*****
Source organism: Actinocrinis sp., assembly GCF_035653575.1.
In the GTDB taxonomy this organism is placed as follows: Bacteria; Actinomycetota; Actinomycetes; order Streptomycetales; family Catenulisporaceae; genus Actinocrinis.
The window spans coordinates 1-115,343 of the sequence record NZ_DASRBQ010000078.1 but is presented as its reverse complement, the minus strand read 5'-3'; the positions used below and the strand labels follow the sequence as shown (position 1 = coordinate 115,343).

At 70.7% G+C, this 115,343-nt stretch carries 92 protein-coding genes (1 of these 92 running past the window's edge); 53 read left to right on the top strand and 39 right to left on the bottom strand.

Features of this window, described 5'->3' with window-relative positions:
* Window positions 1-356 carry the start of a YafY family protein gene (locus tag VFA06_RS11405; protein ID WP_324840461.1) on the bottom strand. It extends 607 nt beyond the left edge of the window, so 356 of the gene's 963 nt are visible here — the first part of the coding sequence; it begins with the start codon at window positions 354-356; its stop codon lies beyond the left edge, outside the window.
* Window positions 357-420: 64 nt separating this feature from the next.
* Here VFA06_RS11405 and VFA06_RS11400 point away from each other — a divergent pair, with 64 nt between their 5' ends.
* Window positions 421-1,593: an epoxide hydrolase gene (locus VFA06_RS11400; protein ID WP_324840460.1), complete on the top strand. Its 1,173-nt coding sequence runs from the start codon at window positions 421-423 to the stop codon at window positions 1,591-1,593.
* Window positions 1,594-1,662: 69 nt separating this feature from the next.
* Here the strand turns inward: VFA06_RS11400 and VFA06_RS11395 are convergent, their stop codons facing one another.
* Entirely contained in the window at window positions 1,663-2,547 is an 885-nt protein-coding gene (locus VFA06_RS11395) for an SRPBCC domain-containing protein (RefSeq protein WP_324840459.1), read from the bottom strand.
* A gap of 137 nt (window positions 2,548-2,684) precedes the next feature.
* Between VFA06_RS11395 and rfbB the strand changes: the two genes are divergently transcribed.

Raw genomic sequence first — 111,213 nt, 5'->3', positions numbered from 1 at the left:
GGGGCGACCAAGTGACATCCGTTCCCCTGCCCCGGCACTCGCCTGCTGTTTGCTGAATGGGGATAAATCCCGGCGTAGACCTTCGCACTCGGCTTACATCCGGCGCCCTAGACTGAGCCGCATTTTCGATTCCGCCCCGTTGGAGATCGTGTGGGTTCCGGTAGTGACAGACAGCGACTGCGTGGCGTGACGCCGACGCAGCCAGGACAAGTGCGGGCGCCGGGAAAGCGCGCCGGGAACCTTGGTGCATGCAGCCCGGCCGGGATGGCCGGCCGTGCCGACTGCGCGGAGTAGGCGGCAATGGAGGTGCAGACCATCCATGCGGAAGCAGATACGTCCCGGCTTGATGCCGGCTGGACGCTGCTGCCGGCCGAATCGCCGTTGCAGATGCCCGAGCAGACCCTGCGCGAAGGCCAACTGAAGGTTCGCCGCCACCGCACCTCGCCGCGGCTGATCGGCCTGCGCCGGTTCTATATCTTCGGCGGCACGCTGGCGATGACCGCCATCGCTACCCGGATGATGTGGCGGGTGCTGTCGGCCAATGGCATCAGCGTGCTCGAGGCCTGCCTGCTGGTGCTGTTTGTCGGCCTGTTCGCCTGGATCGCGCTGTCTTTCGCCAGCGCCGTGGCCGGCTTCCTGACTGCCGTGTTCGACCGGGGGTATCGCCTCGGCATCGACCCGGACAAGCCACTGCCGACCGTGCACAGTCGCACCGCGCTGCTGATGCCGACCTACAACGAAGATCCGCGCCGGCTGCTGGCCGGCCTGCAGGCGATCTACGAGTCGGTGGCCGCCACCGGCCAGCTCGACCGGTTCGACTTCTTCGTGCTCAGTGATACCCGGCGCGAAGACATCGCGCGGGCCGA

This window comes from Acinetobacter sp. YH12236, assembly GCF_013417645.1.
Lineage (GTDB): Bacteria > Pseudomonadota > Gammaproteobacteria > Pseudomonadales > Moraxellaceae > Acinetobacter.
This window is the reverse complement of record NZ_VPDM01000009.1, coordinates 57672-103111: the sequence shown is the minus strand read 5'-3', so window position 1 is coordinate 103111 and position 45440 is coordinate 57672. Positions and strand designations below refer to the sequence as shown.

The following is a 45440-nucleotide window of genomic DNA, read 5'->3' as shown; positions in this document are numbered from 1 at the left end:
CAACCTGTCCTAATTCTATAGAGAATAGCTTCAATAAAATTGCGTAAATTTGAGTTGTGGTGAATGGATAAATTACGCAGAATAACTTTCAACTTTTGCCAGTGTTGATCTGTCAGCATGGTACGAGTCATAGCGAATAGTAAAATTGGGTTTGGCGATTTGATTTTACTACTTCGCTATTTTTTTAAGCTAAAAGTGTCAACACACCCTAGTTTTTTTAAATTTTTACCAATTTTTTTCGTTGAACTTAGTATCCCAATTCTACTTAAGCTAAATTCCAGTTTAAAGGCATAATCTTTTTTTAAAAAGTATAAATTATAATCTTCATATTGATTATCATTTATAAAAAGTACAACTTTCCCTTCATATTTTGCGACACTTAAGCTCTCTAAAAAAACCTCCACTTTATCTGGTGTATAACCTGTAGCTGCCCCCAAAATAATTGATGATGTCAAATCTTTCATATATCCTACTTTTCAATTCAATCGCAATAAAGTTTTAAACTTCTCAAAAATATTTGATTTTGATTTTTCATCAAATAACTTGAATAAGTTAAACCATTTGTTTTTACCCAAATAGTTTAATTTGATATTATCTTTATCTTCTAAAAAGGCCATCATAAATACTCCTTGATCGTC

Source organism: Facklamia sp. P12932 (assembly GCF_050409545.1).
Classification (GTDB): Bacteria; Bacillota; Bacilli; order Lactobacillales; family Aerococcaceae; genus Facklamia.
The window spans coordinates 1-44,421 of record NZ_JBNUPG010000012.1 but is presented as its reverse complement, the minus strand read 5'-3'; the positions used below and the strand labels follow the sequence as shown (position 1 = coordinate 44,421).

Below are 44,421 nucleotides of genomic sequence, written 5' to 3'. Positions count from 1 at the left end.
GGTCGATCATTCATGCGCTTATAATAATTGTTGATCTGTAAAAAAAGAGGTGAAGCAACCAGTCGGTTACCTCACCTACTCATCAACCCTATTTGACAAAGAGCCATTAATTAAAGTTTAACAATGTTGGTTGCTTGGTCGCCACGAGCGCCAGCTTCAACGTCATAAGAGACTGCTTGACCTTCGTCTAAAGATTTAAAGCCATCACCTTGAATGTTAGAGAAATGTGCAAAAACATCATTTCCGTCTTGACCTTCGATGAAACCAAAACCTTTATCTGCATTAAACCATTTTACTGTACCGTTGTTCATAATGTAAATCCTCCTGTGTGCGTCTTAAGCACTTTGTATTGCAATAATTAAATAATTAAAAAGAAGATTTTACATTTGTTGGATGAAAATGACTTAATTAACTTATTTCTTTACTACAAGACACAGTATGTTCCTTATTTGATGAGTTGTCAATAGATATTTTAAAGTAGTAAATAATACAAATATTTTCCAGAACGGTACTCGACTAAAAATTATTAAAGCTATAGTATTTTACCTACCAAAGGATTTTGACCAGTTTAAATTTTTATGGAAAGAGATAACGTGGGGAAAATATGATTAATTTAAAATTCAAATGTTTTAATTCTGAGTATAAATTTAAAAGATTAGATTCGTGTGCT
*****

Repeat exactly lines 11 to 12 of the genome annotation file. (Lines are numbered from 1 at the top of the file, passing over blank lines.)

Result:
* Here the strand turns inward: VFA06_RS11400 and VFA06_RS11395 are convergent, their stop codons facing one another.
* Entirely contained in the window at window positions 1,663-2,547 is an 885-nt protein-coding gene (locus VFA06_RS11395) for an SRPBCC domain-containing protein (RefSeq protein WP_324840459.1), read from the bottom strand.